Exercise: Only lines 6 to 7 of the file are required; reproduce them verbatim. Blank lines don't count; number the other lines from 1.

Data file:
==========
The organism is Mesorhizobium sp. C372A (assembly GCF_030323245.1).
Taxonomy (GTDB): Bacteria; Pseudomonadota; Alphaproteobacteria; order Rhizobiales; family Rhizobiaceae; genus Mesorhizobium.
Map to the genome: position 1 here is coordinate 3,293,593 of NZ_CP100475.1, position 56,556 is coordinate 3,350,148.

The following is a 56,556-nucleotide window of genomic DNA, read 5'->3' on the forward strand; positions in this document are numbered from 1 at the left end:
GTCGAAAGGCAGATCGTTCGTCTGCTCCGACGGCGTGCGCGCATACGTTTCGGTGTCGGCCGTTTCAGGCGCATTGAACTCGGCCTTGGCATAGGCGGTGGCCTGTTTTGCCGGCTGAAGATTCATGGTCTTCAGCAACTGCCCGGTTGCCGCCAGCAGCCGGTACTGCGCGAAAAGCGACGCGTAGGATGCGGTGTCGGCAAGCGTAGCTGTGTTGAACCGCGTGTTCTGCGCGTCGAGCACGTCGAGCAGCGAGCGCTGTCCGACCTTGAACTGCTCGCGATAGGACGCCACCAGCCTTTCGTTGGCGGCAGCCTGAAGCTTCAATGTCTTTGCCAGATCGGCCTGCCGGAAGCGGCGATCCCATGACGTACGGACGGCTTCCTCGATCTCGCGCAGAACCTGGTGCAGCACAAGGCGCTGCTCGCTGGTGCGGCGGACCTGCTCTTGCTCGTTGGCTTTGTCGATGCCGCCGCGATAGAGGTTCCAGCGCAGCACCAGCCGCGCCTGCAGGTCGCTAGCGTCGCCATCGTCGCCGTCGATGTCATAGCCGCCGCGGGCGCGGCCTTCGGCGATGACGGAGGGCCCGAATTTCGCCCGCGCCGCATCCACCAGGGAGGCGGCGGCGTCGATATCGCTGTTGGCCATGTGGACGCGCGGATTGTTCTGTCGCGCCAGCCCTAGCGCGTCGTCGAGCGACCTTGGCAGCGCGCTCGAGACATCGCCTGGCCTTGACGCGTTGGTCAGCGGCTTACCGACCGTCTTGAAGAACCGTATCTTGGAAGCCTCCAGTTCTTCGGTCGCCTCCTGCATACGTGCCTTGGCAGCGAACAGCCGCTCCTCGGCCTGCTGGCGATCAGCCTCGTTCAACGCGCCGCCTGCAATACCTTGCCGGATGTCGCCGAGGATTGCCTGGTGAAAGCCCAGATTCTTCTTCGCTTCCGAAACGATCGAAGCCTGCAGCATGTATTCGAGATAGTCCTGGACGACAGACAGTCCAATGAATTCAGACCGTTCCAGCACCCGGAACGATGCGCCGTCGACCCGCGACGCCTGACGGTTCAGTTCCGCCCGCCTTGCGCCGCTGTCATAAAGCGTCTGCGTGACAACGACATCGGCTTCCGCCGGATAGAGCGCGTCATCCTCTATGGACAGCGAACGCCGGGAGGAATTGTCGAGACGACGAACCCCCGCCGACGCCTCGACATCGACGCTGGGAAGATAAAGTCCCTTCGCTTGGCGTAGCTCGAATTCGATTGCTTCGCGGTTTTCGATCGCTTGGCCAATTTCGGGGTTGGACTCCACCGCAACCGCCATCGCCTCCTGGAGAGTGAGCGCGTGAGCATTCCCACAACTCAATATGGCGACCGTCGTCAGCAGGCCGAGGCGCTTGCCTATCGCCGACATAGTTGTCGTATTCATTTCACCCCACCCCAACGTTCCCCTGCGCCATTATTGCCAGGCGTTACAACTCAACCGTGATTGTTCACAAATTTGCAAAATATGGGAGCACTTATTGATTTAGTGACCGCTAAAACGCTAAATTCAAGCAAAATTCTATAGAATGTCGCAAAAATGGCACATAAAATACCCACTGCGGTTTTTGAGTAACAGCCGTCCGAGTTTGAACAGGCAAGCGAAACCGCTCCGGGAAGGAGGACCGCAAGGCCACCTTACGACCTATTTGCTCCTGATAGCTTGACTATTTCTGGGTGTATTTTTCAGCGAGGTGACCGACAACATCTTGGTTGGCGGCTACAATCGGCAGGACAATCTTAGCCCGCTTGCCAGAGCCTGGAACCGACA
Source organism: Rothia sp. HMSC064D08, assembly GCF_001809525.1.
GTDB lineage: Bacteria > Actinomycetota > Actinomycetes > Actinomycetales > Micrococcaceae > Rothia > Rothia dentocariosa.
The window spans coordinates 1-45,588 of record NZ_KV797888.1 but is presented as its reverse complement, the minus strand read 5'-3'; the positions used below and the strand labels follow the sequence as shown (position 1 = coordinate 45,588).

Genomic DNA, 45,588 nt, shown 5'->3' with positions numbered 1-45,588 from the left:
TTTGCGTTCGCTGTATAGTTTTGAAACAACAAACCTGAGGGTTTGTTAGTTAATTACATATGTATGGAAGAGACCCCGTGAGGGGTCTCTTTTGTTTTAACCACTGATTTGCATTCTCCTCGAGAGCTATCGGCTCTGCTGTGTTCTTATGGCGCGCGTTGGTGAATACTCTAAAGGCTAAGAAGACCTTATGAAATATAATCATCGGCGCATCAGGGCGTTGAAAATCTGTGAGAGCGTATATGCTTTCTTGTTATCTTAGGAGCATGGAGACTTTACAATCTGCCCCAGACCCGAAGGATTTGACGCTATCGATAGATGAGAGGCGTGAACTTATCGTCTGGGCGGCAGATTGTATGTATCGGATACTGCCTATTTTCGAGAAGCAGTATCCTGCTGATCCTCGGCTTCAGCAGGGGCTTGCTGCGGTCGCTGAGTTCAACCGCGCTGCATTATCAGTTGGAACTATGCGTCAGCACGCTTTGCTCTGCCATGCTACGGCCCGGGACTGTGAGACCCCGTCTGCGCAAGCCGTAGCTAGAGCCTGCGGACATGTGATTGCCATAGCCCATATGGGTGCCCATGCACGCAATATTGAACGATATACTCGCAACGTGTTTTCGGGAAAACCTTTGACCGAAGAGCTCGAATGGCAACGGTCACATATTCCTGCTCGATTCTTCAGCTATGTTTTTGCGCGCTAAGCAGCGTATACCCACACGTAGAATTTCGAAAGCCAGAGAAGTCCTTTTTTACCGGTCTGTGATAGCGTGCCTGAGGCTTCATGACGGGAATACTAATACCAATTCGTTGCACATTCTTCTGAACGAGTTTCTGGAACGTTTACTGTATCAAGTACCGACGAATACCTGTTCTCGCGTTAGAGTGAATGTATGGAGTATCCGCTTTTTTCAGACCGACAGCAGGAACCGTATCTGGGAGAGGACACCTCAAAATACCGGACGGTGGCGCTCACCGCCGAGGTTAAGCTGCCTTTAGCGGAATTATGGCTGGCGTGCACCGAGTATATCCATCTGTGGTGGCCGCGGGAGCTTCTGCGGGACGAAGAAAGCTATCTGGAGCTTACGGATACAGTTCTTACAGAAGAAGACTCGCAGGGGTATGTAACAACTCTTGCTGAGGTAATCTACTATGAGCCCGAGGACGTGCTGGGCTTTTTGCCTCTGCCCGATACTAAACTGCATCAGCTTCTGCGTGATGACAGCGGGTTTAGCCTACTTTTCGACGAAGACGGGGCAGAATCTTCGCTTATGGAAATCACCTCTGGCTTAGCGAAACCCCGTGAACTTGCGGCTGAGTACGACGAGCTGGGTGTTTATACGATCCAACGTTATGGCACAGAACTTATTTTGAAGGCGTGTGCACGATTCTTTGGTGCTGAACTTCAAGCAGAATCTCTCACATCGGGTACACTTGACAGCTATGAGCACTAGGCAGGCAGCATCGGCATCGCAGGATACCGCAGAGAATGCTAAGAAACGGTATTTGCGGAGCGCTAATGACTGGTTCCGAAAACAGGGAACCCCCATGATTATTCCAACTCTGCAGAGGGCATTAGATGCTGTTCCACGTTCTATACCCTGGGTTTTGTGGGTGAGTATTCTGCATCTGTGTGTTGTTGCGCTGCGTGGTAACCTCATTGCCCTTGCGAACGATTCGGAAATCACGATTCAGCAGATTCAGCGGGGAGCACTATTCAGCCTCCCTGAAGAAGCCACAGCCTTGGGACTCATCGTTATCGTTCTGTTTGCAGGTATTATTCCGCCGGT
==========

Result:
Source organism: Rothia sp. HMSC064D08, assembly GCF_001809525.1.
GTDB lineage: Bacteria > Actinomycetota > Actinomycetes > Actinomycetales > Micrococcaceae > Rothia > Rothia dentocariosa.